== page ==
Kenosha Kid: Fahrenheit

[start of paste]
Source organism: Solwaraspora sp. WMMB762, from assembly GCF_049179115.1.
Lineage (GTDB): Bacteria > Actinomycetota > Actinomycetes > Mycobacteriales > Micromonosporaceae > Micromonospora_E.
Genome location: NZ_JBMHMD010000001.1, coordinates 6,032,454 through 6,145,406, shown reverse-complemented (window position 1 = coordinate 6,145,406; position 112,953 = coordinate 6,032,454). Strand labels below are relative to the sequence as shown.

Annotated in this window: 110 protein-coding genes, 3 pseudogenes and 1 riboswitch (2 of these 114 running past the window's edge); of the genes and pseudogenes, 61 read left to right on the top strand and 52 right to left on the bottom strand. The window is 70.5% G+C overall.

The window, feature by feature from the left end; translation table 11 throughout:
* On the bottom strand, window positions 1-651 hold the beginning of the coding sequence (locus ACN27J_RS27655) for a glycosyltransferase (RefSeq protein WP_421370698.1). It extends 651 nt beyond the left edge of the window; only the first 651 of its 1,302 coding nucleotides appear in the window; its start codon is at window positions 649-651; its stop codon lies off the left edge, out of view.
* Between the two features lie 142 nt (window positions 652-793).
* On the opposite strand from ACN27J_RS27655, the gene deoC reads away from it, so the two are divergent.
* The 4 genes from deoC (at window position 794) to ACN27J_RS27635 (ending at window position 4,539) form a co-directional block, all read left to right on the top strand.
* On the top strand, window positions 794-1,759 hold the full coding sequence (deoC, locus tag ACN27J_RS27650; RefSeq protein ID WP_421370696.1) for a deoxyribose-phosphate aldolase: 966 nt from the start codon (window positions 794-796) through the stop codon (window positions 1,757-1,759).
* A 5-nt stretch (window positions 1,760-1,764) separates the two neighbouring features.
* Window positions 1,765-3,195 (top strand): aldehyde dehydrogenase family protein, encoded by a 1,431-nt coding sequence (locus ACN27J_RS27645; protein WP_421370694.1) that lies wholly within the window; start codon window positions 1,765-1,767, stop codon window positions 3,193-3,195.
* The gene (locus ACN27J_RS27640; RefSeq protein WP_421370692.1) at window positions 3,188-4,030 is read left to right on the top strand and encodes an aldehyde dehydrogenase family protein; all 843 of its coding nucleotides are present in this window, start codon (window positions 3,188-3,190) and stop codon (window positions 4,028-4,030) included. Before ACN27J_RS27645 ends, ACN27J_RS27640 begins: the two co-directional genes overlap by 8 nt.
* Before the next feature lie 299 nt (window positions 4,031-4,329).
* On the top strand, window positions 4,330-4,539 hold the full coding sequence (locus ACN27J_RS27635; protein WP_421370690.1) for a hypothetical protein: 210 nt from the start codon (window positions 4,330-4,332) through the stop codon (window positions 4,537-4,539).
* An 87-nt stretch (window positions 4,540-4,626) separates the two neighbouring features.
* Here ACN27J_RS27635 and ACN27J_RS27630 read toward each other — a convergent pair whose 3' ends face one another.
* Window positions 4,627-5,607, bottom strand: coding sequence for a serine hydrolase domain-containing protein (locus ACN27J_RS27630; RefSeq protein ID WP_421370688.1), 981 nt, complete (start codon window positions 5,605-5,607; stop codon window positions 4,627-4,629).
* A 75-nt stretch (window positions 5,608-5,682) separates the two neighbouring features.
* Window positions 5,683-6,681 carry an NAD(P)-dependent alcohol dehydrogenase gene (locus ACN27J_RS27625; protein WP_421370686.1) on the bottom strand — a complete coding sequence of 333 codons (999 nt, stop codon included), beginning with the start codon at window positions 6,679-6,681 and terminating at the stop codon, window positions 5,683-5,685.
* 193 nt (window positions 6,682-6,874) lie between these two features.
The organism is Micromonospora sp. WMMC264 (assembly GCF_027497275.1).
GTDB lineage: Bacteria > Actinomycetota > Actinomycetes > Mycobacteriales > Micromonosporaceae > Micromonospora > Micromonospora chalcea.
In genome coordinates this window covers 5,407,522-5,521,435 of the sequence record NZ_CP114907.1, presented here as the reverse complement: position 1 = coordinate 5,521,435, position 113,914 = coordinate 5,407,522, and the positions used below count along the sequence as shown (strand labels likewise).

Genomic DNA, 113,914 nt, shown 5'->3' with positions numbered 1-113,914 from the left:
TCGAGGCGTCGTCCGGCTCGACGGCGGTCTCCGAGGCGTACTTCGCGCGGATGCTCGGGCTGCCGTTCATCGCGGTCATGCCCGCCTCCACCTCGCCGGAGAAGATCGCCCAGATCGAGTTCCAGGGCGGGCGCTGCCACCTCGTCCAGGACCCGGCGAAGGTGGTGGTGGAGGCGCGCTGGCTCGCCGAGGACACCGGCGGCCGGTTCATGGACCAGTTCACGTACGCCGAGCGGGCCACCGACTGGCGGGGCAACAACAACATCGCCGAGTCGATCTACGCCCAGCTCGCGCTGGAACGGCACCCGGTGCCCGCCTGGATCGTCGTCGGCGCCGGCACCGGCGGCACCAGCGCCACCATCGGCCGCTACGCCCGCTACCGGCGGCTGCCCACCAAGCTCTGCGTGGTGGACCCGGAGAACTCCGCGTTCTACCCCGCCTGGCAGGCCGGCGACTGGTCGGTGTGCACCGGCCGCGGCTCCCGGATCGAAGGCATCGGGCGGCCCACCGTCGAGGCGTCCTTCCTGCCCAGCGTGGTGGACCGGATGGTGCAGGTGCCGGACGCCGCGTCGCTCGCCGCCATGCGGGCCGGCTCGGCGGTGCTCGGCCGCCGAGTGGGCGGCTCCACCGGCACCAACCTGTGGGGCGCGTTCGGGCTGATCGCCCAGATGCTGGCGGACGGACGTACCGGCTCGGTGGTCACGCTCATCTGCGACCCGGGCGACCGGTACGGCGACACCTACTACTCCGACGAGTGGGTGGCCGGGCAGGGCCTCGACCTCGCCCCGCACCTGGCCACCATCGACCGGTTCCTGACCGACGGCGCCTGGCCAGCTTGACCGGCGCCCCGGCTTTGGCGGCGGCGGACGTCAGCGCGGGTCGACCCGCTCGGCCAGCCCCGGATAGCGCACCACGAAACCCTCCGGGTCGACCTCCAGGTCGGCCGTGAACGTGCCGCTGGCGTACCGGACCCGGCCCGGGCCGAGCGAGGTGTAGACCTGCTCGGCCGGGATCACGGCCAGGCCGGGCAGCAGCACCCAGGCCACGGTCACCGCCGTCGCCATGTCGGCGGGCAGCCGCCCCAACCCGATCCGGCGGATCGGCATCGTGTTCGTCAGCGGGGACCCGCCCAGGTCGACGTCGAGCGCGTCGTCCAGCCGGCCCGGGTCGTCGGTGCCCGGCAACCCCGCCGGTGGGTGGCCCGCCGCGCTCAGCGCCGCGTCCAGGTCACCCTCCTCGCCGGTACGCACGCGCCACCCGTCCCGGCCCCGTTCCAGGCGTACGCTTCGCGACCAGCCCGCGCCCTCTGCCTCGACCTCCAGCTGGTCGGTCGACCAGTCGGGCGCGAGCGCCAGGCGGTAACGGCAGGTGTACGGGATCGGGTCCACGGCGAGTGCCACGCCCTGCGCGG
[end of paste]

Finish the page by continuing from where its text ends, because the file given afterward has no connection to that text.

Despite its position as the all-American art form, jazz is still tragically misunderstood by much of the listening public. Athens' Dan Nettles has been attempting to remedy this for years now with his Kenosha Kid project – a relatively accessible yet exploratory brand of crossover jazz-rock. Fahrenheit is Nettles' strongest offering yet, loose and swinging while exhibiting all the modern, rock-influenced flourishes one might expect from a record by one of Nettles' better-known compatriots such as Dave Douglas or Bill Frisell. Album opener "Pleasure to Burn" is a lovely track, its lithe melodies playing beautifully off its subtle eeriness. Elsewhere, the playful "Denham's Dentrifice" sandwiches energetic bursts of hard bop in between well-placed electronic bleeps and free melodic meanderings to exhilarating effect. With a vibrant, curiously uplifting album, Nettles seems increasingly more comfortable with his position as jazz ambassador and comes one step closer to teaching the world to swing. 4 out of 5 stars


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